RHA Coaches reveals first-year fees and brings forward launch date

RHA Coaches – the new trade body for UK coach operators – has revealed its membership pricing and brought forward its launch date by four weeks from 1 April.

RHA Coaches will now open from 1 March, with applications accepted from 19 February.

In the fourth of a series of webinars introducing the new coaching arm of the RHA, the trade body set out what RHA UK Membership Director Phil Snowden says is “transparent and clear pricing.”

He says rates have been set for the first year at a level that recognises the very difficult financial position that coach operators are in as a result of Covid.

The pricing for year two will see an increase from the ‘introductory rates’ as RHA Coaches members transition to the RHA’s standard per-vehicle tapered pricing, rates are on the main RHA website.

The RHA has held its standard prices for three years, and if there is an increase in 2022 it is likely to be modest, says Phil Snowden.

He added that operators only need to pay for the number vehicles they actually operate – i.e. those that generate revenue – not the total specified on their O-Licence, and not including any that are laid-up in the yard.

“If you have a fleet of 40 coaches, but you’re only operating 30, you only pay for 30,” he says.

He added that to help operators further, membership can be paid monthly by direct debit at no extra cost.

He says there has been “significant interest from prospective members” and confirmed that RHA now has the resources in place to support coaches.

The webinar marked the first appearance of RHA Coach Operations Manager Andy Warrender, who started work for the trade body on Monday (1 February).

He explained the various support measures in place for operators, from legal help, to 24/7 crisis control and media management.

The formation of RHA Coaches was announced in December 2020 and top coach industry players Richard Bamber (Anthony’s Travel, Runcorn), Andrew Scott (Stanley Travel, Co. Durham) and Jenna Rush (North East Coach Travel, Newcastle) have been instrumental in its creation.

Strong policy and speaking to the right part of government

Among a range of topics discussed during the webinar, Phil Snowden set out how RHA policy is formed by involving all members: “We can’t do it without you. You are the biggest influence on our policy. We are not a top-down organisation. We are a members’ organisation, we listen to the voices of our members. We don’t do policy by edict.”

“It’s about how we raise issues and who we raise them with. The coach sector has encountered a glass ceiling, an invisible barrier. Issues typically get as far as a junior minister, that’s how governments work when confronted by a problem. That’s not something that the RHA will allow to happen.”

Rod McKenzie, Managing Director, Policy, RHA

Responding to an audience question about how RHA Coaches can make a difference on issues that have already been raised by other trade bodies, Managing Director, Policy, Rod McKenzie says it’s about understanding how government works.

“It’s about how we raise issues and who we raise them with. The coach sector has encountered a glass ceiling, an invisible barrier. Issues typically get as far as a junior minister, that’s how governments work when confronted by a problem.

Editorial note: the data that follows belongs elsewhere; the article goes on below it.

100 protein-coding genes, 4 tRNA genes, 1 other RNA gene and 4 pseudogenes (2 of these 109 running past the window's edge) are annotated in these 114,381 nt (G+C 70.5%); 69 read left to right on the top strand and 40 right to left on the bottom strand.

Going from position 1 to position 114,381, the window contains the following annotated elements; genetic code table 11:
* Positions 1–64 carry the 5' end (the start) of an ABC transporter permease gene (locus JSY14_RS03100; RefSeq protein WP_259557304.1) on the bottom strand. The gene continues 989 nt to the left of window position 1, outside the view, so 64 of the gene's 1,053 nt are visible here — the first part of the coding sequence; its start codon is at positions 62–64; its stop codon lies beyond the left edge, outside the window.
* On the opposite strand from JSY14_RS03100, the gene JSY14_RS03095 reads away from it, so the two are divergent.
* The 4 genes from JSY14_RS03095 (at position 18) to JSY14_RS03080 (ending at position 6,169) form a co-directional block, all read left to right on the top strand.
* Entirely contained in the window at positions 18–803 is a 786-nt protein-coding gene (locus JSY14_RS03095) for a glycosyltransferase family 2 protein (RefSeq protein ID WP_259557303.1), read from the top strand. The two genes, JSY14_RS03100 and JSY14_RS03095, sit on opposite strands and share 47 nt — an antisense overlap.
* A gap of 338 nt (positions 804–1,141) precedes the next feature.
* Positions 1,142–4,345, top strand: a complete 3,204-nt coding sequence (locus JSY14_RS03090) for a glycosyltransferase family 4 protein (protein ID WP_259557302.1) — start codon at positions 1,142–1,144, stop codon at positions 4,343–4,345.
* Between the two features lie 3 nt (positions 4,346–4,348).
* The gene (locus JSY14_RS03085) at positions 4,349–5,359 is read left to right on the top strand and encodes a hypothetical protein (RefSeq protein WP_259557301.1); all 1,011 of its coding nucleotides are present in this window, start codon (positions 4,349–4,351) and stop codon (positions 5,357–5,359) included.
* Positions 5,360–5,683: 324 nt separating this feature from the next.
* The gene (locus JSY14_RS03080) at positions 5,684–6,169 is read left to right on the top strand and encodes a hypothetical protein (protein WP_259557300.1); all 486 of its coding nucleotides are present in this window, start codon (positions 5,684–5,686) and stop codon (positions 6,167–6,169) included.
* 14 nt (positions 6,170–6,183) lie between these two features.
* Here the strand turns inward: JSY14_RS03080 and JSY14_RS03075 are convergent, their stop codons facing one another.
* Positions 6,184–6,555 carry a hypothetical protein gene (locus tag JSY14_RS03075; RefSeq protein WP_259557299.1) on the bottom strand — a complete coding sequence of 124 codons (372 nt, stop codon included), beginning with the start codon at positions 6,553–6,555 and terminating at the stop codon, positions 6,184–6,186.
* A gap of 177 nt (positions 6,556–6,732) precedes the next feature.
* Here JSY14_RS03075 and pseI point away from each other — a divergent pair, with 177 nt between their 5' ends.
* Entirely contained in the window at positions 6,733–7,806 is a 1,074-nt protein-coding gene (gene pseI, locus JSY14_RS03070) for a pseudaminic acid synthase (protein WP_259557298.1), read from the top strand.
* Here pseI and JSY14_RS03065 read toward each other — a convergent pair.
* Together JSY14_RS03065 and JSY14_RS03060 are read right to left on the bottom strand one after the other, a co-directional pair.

“They will say ‘thanks very much for bringing that to our attention, we’ll take that one away and come back to you’ and it’s a way of kicking it into the long grass.

“Now, that’s not something that the RHA will allow to happen.

“We tend to go directly to the Secretary of State (Cabinet level) and a lot of the negotiations we’re having over Brexit and Covid are direct with Cabinet Office Minister Michael Gove and Transport Secretary Grant Shapps.

“And it gets stuff done. It’s a higher level, a more sophisticated level of government engagement than most trade associations are able to do.

“Also, governments read the papers, governments watch the news. They respond to stuff in the news that’s negative or damaging to them.

“The easy way for governments to control trade associations and others is it’s often easier to keep it ‘below the line’ and below public consciousness.

“It doesn’t cost them votes, apart potentially from yours, and it means that governments can water-down the influence of trade associations.

“I know, because I’ve seen it done for 30 years. That’s how public life works.”

Roundtable events for early members

Operators joining as ‘founder members’ between 19 February and 1 March will have access to a range of benefits and “help us to shape coach membership” says Andy Warrender.

“The early access will allow you to have your voice heard and help us to shape RHA Coaches membership to suit the industry.”

They will also have access to a series of roundtable events, comprising RHA Coaches members, industry specialists, stakeholders and commentators.

The first two events, on 4 March and 18 March, will cover the critical role played by the coach industry and the road to a greener future for the coach sector, respectively.

For more information and to view the four webinars visit coaches.rha.uk.net

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